Figures and Tables xi Foreword Elliott S. Fisher xvii Preface: Improvement at the Front Line of Care xxi Acknowledgments xxix The Editors xxxiii The Contributors xxxv 1 Introducing Clinical Microsystems 1 Learning Objectives 1 Microsystems in Health Care 1 A Broader View of Systems and Microsystems 6 Research on Microsystems in Health Care 11 Three Conceptual Imperatives in the Work of Value Improvement 20 Conclusion 24 Summary 25 Key Terms 25 Review Questions 26 Discussion Questions 26 References 26 Chapter One Action Guide 29 Introduction to the 5PS 29 The Clinical Microsystem Process and Structure of the 5Ps Model 29 External Mapping Tool 35 Microsystem Assessment Tool (MAT) 40 2 Partnering with Patients to Design and Improve Care 47 Learning Objectives 47 The Aim of Health Care and the Need to Partner with Patients 48 Conceptual Frameworks for Partnering with Patients 51 Tactics for Partnering with Patients 61 Patients as Informants and Advisors 65 Conclusion 67 Summary 67 Key Terms 67 Review Questions 68 Discussion Questions 68 References 68 Chapter Two Action Guide 71 Gaining Customer Knowledge 71 Institute for Patient and Family-Centered Care Matrix 82 Value Stream Mapping 83 Definitions of Selected Value Stream Mapping Terms 84 3 Improving Safety and Anticipating Hazards in Clinical Microsystems 87 Learning Objectives 87 Case Study of Organizational Factors to Promote a Culture of Safety 88 Discussion 92 Definitions 93 Identification of Medical Errors and Adverse Events 94 Frequency of Adverse Events and Medical Errors 95 Conclusion 107 Summary 107 Key Terms 108 Review Questions 108 Discussion Questions 109 References 109 Chapter Three Action Guide 113 5S Method 113 Checklists 116 Failure Mode and Effects Analysis 118 Rehearsals or Simulations 120 Designing Patient Safety into the Microsystem 122 The Link Between Safety, the Microsystem, and Mindfulness 123 Conclusion 129 References 130 4 Using Measurement to Improve Health Care Value 131 Learning Objectives 131 Measuring What Matters at All Levels of the System 132 Tips and Principles to Foster a Rich Information Environment 138 Designing Information Flow to Support High-Value Care 140 Conclusion 150 Summary 151 Key Terms 152 Review Questions 152 Discussion Questions 152 References 153 Chapter Four Action Guide 155 Patient Value Compass 155 Balanced Scorecard 156 Measure What Matters Worksheet 157 Examples of Data Walls 159 References 160 5 Starting the Patient's Care in Clinical Microsystems 161 Learning Objectives 161 The Entry Functions of Clinical Microsystems 162 Conclusion 182 Summary 183 Key Terms 183 Review Questions 183 Discussion Questions 184 References 184 Chapter Five Action Guide 187 Process Mapping with Flowcharts 187 Access Measures and Tools 190 CARE Vital Signs 192 Reference 195 6 Designing Preventive Care to Improve Health 197 Learning Objectives 197 The Work of Preventive Health Care 198 An Action-Based Taxonomy of Preventive Health Services 202 Conclusion 213 Summary 213 Key Terms 213 Review Questions 214 Discussion Questions 214 References 214 Chapter Six Action Guide 217 Radiology Microsystem Preventive Activity of Mammography and VAP Bundles in Critical Care 217 7 Planning for Responsive and Reliable Acute Care 221 Learning Objectives 221 Anticipating the Needs of Acutely Ill Patients 222 Defining Acute Care Needs of Patients and Families 222 An Overview of Design Requirements for Acute Care 225 Advanced Access and Effective Care Transitions 233 Conclusion 235 Summary 236 Key Terms 236 Review Questions 236 Discussion Questions 237 References 237 Chapter Seven Action Guide 239 Microsystem Transitions and Handoffs 240 8 Engaging Complexity in Chronic Illness Care 241 Learning Objectives 241 An Invitation to Complexity 242 The Experience of Chronic Illness 244 The Burden of Chronic Illness 245 The Goals of Chronic Illness Care 248 Clinical Complexity in Chronic Illness Care 250 Designing for Complexity Through Alignment of Problems and Practice Solutions 252 The Nature of Complex Adaptive Systems 254 The Chronic Care Model 255 Care Coordinaton and Transitions 260 Patient Self-Management 262 Conclusion 265 Summary 266 Key Terms 266 Review Questions 267 Discussion Questions 267 References 267 Chapter Eight Action Guide 271 STAR Generative Relationships 271 Reference 273 9 Supporting Patients and Families Through Palliative Care 277 Learning Objectives 277 The Need for Palliative Care in Modern America 278 End-of-Life Experience Yesterday and Today 279 Principles of Palliative Care 281 Reducing Variation in End-of-Life Care 283 Core Processes in Palliative Care 285 Care Coordination Near the End of Life 287 Formal Palliative Care and Hospice Programs 289 Planning for Both Life and Death with Advance Directives 291 Conclusion 293 Summary 295 Key Terms 295 Review Questions 295 Discussion Questions 296 References 296 Chapter Nine Action Guide 297 Mental Models 297 Using the Ladder of Inference to Explore Mental Models 297 Reference 301 10 Designing Health Systems to Improve Value 303 Learning Objectives 303 From Parts to Whole 304 New Vision of Integrated Systems to Produce High Value 305 The Execution Triangle 313 Leading Change at All Levels 315 Changing Local Culture 318 The Path Forward for Making High-Value Health Systems 323 Summary 326 Key Terms 326 Review Questions 326 Discussion Questions 327 References 327 Chapter Ten Action Guide 331 Micro-, Meso-, and Macrosystem Matrix 331 Index 335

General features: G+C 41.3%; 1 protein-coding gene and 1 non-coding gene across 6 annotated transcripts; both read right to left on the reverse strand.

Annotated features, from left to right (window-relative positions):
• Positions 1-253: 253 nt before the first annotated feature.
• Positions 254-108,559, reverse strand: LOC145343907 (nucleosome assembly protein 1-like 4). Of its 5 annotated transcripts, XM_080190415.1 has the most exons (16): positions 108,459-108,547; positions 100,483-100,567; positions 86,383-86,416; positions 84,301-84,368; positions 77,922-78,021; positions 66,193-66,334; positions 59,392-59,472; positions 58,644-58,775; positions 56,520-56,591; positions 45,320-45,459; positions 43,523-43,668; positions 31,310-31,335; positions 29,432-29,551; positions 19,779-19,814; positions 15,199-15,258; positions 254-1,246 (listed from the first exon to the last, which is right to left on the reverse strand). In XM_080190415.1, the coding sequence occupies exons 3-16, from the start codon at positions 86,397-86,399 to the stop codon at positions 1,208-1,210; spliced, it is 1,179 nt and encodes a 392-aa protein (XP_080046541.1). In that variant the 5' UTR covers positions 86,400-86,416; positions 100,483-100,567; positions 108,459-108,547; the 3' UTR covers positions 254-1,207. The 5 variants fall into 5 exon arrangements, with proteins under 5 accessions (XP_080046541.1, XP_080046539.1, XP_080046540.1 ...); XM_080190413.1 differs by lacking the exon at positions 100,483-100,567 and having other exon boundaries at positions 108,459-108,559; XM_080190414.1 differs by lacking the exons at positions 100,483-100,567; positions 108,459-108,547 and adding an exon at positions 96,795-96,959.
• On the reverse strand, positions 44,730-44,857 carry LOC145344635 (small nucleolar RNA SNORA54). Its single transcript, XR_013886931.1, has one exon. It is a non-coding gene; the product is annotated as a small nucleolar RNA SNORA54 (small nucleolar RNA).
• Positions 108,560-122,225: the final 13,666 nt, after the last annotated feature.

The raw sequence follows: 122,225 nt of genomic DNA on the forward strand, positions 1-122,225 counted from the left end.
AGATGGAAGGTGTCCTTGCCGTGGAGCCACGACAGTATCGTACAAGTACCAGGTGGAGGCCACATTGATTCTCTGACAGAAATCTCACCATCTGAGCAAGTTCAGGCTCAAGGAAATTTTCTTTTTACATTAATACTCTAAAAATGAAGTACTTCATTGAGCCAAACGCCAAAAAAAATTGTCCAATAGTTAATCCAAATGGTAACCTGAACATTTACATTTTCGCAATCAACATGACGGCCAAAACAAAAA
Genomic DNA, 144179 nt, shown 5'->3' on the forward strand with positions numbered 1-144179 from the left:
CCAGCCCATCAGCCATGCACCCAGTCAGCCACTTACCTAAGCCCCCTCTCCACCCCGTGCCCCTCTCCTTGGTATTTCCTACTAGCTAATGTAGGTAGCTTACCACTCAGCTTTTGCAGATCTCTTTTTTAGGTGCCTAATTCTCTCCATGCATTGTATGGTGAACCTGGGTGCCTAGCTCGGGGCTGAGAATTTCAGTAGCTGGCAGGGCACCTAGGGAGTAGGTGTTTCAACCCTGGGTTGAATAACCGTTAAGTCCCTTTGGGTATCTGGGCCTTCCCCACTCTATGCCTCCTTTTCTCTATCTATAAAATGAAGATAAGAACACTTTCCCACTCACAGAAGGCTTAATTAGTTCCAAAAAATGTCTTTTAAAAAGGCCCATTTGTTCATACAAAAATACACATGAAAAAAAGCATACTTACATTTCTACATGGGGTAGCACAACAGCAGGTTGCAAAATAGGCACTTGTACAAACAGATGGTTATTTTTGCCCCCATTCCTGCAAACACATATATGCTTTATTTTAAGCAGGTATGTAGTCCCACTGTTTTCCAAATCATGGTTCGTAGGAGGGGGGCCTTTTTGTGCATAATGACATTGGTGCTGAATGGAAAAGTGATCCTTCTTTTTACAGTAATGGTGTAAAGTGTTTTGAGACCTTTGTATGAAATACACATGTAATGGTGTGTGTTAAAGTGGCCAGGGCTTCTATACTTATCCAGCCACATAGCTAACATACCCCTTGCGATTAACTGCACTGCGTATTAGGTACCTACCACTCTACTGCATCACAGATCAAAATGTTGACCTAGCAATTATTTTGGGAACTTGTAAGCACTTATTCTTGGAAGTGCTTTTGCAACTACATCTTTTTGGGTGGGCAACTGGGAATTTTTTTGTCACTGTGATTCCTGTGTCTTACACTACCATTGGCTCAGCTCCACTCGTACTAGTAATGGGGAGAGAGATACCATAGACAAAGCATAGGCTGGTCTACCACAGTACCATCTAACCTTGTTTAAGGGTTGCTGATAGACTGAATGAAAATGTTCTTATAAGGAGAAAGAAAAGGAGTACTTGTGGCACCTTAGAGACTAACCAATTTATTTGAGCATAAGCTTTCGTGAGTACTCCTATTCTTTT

Eugene C. Nelson, DSc, MPH, is director of Population Health and Measurement for the Dartmouth-Hitchcock Medical Center and professor of Community and Family Medicine at Dartmouth Medical School and the Dartmouth Institute for Health Policy and Clinical Practice. He is the recipient of the Joint Commission on Accreditation of Healthcare Organizations' Ernest A. Codman award for his work on outcomes measurement in health care. Paul B. Batalden, MD, is professor of Pediatrics and of Community and Family Medicine at Dartmouth Medical School. He is the associate director of the Dartmouth-Hitchcock Leadership Preventive Medicine Residency, and teaches at the Dartmouth Institute for Health Policy and Clinical Practice, the Institute for Healthcare Improvement and in the Jonkoping Academy for the Improvement of Health and Welfare in Sweden. Marjorie M. Godfrey, MS, RN, is codirector of the Microsystem Academy, instructor for the Dartmouth Institute for Health Policy and Clinical Practice, Dartmouth Medical School, and a recognized national and international leader in health care improvement with interdisciplinary professionals. Joel S. Lazar, MD, MPH, is assistant professor of Community and Family Medicine at the Dartmouth Institute for Health Policy and Clinical Practice and section chief and medical director of Family Medicine at Dartmouth-Hitchcock Medical Center, where he also serves as director of quality improvement.